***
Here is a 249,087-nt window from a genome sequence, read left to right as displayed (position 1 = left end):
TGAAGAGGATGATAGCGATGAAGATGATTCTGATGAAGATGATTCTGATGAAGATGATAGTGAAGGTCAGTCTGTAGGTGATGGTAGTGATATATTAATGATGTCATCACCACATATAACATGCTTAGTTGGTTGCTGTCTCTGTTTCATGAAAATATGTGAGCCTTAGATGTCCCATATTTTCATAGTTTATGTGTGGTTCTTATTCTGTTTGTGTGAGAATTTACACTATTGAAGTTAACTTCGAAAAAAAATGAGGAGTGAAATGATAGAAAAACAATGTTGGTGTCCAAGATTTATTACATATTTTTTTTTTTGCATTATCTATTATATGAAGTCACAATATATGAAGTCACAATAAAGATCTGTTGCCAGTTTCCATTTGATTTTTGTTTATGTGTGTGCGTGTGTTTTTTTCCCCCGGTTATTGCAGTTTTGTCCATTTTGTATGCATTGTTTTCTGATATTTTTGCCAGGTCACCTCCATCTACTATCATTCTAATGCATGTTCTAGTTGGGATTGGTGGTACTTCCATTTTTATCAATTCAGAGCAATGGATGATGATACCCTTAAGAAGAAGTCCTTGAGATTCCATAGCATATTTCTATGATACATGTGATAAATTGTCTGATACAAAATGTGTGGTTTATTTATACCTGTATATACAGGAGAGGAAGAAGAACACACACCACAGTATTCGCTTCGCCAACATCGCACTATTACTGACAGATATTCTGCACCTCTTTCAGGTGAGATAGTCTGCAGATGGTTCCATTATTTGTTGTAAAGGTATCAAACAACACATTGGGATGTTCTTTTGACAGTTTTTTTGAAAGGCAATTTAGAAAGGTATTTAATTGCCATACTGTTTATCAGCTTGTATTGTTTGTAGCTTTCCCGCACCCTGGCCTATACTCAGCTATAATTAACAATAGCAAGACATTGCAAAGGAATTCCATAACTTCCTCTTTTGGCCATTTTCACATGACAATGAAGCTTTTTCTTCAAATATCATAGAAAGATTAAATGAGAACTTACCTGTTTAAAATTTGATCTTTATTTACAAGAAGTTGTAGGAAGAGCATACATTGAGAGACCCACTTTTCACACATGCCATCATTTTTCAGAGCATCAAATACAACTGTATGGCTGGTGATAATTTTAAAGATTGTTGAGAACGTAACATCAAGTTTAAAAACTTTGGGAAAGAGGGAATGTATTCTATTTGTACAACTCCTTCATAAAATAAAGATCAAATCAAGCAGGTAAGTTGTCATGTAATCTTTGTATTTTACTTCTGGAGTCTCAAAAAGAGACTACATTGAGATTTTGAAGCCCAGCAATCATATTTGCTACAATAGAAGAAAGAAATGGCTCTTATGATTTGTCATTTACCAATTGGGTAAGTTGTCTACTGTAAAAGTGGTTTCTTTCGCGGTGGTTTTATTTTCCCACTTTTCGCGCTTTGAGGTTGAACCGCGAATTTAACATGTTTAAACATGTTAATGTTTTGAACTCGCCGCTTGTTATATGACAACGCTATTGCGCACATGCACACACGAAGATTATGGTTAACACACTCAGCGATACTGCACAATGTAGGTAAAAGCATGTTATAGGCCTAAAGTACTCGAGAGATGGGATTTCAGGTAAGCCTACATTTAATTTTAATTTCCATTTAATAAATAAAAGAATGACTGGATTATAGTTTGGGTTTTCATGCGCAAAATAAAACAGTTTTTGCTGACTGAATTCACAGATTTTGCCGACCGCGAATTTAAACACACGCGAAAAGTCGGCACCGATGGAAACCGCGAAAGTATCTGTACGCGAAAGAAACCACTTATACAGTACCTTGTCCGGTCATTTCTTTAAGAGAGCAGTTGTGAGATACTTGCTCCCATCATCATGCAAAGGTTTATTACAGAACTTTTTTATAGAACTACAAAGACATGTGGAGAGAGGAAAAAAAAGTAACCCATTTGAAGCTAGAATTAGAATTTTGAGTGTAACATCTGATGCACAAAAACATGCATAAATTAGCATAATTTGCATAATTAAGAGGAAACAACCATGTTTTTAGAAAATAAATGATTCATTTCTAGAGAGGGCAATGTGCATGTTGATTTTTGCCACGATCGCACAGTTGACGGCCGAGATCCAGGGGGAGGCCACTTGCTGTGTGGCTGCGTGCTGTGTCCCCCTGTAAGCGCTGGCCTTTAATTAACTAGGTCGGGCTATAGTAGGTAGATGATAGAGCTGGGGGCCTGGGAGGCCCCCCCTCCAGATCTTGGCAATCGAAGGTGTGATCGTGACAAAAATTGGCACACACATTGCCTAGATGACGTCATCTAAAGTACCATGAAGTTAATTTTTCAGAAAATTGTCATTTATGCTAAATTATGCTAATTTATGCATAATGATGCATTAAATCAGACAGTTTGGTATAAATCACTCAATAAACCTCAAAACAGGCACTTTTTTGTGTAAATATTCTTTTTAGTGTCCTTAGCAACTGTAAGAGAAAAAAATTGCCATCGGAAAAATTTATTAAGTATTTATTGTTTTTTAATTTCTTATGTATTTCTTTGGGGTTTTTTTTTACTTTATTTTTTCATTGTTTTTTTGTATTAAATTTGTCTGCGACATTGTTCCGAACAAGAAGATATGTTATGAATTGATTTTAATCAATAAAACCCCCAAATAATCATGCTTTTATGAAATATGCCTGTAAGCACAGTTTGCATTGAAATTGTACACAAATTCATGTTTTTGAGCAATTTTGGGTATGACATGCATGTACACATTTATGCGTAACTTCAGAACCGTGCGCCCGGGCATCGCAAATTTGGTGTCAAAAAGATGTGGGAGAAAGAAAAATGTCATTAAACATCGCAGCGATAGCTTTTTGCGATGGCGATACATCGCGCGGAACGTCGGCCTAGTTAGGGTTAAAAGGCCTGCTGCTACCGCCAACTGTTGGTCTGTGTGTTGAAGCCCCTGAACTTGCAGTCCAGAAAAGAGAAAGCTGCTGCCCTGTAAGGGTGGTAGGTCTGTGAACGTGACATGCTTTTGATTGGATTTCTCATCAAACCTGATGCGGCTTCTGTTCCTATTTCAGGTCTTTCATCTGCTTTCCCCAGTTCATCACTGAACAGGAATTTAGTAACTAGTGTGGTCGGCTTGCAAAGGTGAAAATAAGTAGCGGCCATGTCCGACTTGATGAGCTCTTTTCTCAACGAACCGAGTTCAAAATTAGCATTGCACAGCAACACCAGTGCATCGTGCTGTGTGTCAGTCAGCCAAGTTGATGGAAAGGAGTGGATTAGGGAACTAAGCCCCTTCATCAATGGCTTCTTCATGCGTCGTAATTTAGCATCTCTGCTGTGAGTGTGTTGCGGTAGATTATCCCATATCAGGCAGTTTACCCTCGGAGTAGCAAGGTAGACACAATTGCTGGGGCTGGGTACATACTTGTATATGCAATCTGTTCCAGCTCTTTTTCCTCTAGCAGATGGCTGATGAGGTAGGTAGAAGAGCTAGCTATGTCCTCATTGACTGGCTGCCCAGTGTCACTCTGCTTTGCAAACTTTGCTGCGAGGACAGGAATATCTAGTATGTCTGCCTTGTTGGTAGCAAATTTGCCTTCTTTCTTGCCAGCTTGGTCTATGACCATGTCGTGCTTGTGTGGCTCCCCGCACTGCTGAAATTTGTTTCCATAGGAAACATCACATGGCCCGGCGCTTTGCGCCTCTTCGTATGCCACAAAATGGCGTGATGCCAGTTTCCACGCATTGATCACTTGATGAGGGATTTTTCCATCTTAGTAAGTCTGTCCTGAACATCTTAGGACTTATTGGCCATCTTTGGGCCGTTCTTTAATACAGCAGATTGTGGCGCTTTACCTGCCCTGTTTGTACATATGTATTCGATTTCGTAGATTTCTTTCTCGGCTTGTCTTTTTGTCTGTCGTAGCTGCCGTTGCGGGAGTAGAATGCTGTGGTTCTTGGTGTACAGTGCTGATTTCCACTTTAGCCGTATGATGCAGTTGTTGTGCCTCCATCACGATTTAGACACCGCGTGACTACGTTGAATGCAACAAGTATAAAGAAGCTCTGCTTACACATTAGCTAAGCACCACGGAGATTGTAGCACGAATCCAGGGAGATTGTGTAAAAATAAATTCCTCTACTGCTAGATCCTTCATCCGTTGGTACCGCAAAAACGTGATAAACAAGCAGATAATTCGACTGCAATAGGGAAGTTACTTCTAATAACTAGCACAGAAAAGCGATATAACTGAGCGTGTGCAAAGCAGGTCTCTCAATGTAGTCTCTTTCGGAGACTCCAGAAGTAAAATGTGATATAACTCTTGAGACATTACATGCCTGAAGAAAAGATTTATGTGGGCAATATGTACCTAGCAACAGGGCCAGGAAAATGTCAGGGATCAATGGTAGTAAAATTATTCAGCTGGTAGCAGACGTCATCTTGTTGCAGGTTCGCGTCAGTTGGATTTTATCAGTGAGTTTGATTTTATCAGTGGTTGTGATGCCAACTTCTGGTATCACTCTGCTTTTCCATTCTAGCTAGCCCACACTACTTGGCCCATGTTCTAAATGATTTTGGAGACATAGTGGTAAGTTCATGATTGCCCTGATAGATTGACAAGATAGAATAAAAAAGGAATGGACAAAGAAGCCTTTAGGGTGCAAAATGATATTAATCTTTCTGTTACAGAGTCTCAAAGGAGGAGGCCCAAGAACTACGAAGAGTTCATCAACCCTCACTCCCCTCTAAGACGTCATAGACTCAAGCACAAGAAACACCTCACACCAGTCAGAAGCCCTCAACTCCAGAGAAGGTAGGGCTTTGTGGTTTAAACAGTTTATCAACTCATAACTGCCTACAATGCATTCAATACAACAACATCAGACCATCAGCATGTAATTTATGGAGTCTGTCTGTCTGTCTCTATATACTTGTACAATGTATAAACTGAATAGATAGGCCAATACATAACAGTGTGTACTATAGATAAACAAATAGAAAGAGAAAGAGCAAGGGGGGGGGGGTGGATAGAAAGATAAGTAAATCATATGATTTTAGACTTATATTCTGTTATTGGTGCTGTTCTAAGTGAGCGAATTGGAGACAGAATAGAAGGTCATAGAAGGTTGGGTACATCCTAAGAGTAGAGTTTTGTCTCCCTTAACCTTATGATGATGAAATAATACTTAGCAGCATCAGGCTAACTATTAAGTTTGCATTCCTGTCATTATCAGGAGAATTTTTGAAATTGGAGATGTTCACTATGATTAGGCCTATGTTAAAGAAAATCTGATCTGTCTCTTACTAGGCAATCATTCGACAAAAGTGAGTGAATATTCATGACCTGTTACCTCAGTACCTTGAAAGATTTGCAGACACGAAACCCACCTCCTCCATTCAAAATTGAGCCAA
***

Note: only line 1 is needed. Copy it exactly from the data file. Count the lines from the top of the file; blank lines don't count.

Here is a 249,087-nt window from a genome sequence, read left to right as displayed (position 1 = left end):